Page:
Wednesday, June 14, 2017

STATUS -- Yes, I am Positive

By Carlos Diego A. Rozul

Everyone has talked about a particular status in his or her life, be it their relationship status, their financial status, and heck people talk about their problems on their Facebook status all the time! But one thing that’s rarely talked about is one’s HIV status. Despite its relevance today it is still greatly stigmatized and has been thought of as taboo by many. This monthly column aims to help facilitate discussion on issues surrounding HIV testing and living with HIV.

Three months after your last unprotected sexual encounter, you may decide to get tested for HIV as part of your routine. While waiting for the results, you feel anxious and uneasy. When the findings are given, your counselor communicates to you that they come out reactive. While others may feel overwhelmed with emotion, you may feel like time has stopped with a rush of numbness. A lot of questions may rush into your mind, and you may wonder how you would talk to someone about your status.


Who should I tell in the first place?

The decision to start the conversation about your status with someone is ultimately yours to make. Others may feel confident enough to tell a majority of people in their life, while some may struggle to tell even one. Some newly diagnosed people living with HIV (PLHIV) may still be in denial or fear that disclosing their serostatus would lead to automatic rejection, discrimination, and false accusations of promiscuity and infidelity [1, 2]. Either way, the number of people who know about your status should not be the basis of a good social support network. A good criterion to go by would be to share your new positive status with people whom you think are capable of understanding and caring about you and your situation[3]. This may mean an informed and open-minded family member, your romantic partner, or a close friend.

Multiple studies[4,5,6,7] have shown that the establishment of a supportive social network is an important factor towards the compliance to treatment and mental health of a person living with HIV (PLHIV). A good supportive network can provide both informational and emotional support which are important especially in the first few months of diagnosis. This network can also serve as partners in the journey of accepting one’s self and maintaining a positive self-concept. Formal organizations that serve as support groups may be an interesting option to consider, as you can meet fellow PLHIVs who can serve as a reminder that you are not alone.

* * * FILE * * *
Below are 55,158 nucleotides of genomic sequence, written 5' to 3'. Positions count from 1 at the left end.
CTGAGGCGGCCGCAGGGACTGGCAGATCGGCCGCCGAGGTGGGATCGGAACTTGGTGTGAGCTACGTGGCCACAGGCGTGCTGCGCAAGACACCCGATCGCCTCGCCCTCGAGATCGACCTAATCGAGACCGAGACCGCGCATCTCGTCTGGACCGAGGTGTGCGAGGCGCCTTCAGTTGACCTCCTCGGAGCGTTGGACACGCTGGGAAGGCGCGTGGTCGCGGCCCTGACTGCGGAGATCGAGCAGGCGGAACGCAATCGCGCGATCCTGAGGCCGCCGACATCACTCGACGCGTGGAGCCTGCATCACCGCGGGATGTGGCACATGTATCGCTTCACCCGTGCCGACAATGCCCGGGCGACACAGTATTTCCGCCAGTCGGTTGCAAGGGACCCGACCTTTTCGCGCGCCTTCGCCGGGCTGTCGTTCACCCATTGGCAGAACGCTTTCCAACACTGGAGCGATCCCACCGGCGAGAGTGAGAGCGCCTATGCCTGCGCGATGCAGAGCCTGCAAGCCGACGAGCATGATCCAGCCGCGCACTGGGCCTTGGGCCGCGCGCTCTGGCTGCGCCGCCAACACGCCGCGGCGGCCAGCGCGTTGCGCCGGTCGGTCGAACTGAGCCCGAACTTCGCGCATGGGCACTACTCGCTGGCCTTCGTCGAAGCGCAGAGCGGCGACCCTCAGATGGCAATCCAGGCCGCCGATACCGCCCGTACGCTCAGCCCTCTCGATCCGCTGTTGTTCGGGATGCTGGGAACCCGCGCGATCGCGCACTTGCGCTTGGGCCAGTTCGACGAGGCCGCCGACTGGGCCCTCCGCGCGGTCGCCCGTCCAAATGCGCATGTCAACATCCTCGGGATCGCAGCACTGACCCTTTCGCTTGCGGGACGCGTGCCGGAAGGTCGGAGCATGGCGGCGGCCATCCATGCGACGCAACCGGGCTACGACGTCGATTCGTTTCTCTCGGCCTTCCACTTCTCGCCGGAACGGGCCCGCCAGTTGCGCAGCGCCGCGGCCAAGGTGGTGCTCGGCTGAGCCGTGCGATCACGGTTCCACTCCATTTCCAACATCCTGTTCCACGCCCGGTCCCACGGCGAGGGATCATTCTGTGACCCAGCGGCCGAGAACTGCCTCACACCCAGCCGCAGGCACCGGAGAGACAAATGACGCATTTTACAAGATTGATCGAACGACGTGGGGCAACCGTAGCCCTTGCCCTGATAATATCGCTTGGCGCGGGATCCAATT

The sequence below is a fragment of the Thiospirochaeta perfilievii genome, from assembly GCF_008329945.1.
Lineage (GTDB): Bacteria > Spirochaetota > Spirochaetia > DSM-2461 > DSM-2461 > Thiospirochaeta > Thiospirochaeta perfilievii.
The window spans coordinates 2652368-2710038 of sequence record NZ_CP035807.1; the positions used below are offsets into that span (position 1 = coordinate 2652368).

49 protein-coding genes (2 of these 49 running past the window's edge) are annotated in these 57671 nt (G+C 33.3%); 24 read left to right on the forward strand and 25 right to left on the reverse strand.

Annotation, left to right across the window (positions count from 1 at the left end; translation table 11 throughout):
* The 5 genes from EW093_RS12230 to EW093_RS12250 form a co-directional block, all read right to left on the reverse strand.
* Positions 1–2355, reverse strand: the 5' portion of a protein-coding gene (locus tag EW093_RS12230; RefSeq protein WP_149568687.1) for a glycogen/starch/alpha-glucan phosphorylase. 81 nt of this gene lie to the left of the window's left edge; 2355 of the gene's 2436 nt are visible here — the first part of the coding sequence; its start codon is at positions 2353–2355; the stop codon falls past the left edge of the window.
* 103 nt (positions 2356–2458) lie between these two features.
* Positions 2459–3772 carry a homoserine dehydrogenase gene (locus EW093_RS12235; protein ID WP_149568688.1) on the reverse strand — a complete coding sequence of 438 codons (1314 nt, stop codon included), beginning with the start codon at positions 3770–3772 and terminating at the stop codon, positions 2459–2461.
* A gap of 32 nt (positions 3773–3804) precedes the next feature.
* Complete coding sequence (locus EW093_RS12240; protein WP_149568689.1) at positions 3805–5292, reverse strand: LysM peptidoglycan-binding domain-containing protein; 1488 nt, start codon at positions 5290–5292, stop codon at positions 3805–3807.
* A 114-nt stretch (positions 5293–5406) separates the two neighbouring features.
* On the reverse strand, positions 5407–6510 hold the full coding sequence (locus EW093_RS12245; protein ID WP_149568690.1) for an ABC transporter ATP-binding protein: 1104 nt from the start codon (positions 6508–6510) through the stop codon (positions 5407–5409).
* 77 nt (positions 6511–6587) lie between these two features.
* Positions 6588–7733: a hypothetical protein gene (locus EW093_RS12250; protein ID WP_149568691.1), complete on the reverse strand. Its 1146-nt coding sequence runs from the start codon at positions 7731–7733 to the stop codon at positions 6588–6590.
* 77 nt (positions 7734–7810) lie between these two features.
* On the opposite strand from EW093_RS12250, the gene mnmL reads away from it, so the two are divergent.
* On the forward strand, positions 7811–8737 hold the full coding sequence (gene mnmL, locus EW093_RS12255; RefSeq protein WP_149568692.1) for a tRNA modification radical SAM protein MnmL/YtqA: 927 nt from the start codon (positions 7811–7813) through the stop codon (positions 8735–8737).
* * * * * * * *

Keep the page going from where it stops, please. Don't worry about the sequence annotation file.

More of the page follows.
You may also consider talking to your current and/or past sexual partners if you are unsure of how you were able to contract HIV. The person who may have given you the virus may not be aware of their own status, and may not be getting the proper care and treatment for their condition. Likewise, your current partner should know about the unforeseen risk you two have taken in your most recent sexual encounter. Currently, there are no laws in the Philippines regarding mandatory disclosure of HIV status with potential partners, unlike the United States. However, in the interest of reducing your partner’s risk of HIV infection, it may be also helpful to talk about pre-exposure prophylaxis.

How do I approach the situation?

After deciding on whom you want to tell, you may wonder how you would even go about telling them. Similar to the previous question, how you start the discussion about your status is up to you. There is no specific way to best facilitate the conversation for everyone as your relationship with one person is different from another [7]. An important thing to note is to recognize that it is normal for you to feel nervous about the situation. Take your time to prepare what you want to say. Part of the discussion about your status may be educating the person about HIV.This may include explaining what your status means, modes of transmission, mechanics of transmission, and/or debunking certain misconceptions.

You may ask someone for a casual cup of coffee, dinner, or even just a walk. Make your environment as comfortable as possible, not only for you, but for the person you’re telling as well.

How do I face unfavorable reactions?

It can feel heartbreaking to tell someone something personal and feel rejected because of it. You may have considered this person to be someone that you trust, but upon telling them, it’s as if you just told a closed-minded stranger.

This may be a big fear for most people disclosing their status to significant people in their lives; however, it is important to remember that while they may not be ready to accept you as you have presented yourself, that you are still worthy. It may all be overwhelming as you are also just starting to come into terms with the news that you have received. In this moment in time, you will need people who support you, and for now you do not need people who will put you off your path towards accepting and empowering yourself. Getting support should be your primary goal when coming out to someone as a PLHIV.

LoveYourself offers free and confidential HIV testing, pre and post test counseling, and treatment for all regardless of sex, age, religion, sexual orientation, and gender identity and expression. Moreover, LoveYourself Anglo offers life coaching services for newly diagnosed PLHIV clients enrolled in its treatment program to guide them in their journey towards acceptance of self and proper health management.

References:
1 http://www.who.int/bulletin/volumes/82/4/299.pdf
2 http://sti.bmj.com/content/sextrans/80/6/512.full.pdf
4 https://link.springer.com/article/10.1023%2FA%3A1024252926930?LI=true
5 https://www.ncbi.nlm.nih.gov/pubmed/16706710
6 https://www.ncbi.nlm.nih.gov/pubmed/10910783
7 https://www.ncbi.nlm.nih.gov/pubmed/25290317
https://www.aids.gov/hiv-aids-basics/just-diagnosed-with-hiv-aids/talking-about-your-status/do-you-have-to-tell/
9 https://www.poz.com/basics/hiv-basics/disclosure